Rice blast is a serious fungal disease of rice (Oryza sativa
L.) that is threatening global food security. It has been extensively studied due to the importance of rice production and consumption, and because of its vast distribution and destructiveness across the world. Rice blast, caused by Pyricularia oryzae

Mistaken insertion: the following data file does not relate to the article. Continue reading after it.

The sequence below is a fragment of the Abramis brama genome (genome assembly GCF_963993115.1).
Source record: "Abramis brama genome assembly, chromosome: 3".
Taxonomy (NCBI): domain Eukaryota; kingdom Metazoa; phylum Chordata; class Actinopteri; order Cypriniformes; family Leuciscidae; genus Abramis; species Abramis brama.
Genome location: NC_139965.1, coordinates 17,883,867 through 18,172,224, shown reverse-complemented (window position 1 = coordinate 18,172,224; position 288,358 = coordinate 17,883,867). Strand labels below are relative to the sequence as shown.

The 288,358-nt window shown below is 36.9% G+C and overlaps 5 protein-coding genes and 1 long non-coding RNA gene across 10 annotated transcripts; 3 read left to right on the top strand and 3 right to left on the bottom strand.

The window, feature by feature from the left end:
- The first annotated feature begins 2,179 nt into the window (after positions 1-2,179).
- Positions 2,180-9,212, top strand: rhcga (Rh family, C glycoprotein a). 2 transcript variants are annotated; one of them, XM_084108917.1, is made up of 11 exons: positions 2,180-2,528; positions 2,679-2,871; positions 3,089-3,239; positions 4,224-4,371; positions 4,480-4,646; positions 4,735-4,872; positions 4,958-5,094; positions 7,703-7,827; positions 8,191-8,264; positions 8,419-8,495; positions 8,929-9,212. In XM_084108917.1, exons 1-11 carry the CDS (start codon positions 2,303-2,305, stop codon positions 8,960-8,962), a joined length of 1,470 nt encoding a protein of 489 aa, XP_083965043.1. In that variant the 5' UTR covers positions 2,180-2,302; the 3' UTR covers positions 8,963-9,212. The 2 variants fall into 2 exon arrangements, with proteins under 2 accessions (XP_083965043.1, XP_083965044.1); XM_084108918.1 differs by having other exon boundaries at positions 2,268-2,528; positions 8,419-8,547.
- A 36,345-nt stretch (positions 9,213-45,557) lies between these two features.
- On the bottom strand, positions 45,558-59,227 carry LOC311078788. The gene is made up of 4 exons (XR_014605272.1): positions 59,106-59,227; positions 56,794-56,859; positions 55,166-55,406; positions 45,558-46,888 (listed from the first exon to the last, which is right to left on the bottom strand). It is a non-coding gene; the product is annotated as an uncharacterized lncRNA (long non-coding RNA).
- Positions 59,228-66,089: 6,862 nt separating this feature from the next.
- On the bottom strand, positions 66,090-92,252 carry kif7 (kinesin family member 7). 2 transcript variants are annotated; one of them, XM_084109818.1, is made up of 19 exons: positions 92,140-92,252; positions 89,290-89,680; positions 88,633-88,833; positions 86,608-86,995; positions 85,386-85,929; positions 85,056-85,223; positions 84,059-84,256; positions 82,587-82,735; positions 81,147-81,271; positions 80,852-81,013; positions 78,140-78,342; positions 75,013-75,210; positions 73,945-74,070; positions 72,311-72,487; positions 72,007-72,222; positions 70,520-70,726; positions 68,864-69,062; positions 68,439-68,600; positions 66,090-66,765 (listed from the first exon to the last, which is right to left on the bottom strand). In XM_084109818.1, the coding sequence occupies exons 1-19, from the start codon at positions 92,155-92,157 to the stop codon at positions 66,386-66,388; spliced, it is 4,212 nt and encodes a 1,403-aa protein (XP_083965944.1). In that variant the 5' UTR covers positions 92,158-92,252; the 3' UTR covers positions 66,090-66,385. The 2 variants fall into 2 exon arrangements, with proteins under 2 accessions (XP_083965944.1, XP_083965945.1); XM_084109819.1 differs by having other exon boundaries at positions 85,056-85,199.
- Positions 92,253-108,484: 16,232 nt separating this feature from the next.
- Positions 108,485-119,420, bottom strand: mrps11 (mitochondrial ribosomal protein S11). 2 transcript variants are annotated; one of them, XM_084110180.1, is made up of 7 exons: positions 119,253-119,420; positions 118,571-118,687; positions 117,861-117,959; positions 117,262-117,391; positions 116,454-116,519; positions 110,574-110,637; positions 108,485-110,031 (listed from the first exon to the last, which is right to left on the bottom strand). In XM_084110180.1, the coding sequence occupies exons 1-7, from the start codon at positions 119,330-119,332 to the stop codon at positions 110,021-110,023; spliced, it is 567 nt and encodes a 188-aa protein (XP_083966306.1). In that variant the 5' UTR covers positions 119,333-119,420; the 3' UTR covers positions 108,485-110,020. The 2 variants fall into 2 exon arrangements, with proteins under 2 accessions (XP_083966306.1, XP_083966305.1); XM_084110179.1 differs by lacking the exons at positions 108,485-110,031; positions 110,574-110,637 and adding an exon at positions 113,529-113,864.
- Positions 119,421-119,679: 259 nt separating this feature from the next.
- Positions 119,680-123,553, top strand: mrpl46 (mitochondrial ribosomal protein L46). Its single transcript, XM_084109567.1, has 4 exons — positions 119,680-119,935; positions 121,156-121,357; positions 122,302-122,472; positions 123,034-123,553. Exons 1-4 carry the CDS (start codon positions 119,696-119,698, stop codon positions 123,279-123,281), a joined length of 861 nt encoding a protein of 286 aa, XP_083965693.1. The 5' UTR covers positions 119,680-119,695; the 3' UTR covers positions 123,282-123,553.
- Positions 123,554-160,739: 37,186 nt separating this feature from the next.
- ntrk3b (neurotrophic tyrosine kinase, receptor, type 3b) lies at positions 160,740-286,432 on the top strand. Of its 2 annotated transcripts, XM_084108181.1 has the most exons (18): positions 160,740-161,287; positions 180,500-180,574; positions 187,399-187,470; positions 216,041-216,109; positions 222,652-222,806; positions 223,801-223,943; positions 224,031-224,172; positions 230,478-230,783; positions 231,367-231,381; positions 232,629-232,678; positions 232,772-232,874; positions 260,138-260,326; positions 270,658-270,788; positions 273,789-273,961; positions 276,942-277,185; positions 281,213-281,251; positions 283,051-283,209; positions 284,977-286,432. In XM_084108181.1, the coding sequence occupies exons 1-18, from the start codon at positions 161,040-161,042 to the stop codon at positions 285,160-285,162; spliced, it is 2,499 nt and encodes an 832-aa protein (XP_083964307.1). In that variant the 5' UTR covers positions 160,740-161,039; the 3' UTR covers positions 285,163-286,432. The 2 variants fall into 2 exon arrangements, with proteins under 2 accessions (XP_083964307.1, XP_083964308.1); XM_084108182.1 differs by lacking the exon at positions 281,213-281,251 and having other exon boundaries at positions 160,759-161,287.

Cavara 1892 (A), can infect aboveground tissues of rice plants at any growth stage and cause total crop failure. The pathogen produces lesions on leaves (leaf blast), leaf collars (collar blast), culms, culm nodes, panicle neck nodes (neck rot), and panicles (panicle blast), which vary in color and shape depending on varietal resistance, environmental conditions, and age. Understanding how rice blast is affected by environmental conditions at the cellular and genetic level will provide critical insight into incidence of the disease in future climates for effective decision-making and management. Integrative strategies are required for successful control of rice blast, including chemical use, biocontrol, selection of advanced breeding lines and cultivars with resistance genes, investigating genetic diversity and virulence of the pathogen, forecasting and mapping distribution of the disease and pathogen races, and examining the role of wild rice and weeds in rice blast epidemics. These tactics should be integrated with agronomic practices including the removal of crop residues to decrease pathogen survival, crop and land rotations, avoiding broadcast planting and double cropping, water management, and removal of yield-limiting factors for rice production. Such an approach, where chemical use is based on crop injury and estimated yield and economic losses, is fundamental for the sustainable control of rice blast to improve rice production for global food security.
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